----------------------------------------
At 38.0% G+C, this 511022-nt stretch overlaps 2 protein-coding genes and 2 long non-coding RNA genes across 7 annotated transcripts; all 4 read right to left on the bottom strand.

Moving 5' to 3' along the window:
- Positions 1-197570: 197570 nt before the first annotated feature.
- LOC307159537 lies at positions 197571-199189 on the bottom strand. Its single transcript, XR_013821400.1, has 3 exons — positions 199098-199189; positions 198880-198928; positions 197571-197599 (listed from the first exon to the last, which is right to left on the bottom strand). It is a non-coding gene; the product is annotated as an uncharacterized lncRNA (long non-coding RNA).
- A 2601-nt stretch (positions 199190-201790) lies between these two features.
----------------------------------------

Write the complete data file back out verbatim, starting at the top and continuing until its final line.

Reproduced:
At 38.0% G+C, this 511022-nt stretch overlaps 2 protein-coding genes and 2 long non-coding RNA genes across 7 annotated transcripts; all 4 read right to left on the bottom strand.

Moving 5' to 3' along the window:
- Positions 1-197570: 197570 nt before the first annotated feature.
- LOC307159537 lies at positions 197571-199189 on the bottom strand. Its single transcript, XR_013821400.1, has 3 exons — positions 199098-199189; positions 198880-198928; positions 197571-197599 (listed from the first exon to the last, which is right to left on the bottom strand). It is a non-coding gene; the product is annotated as an uncharacterized lncRNA (long non-coding RNA).
- A 2601-nt stretch (positions 199190-201790) lies between these two features.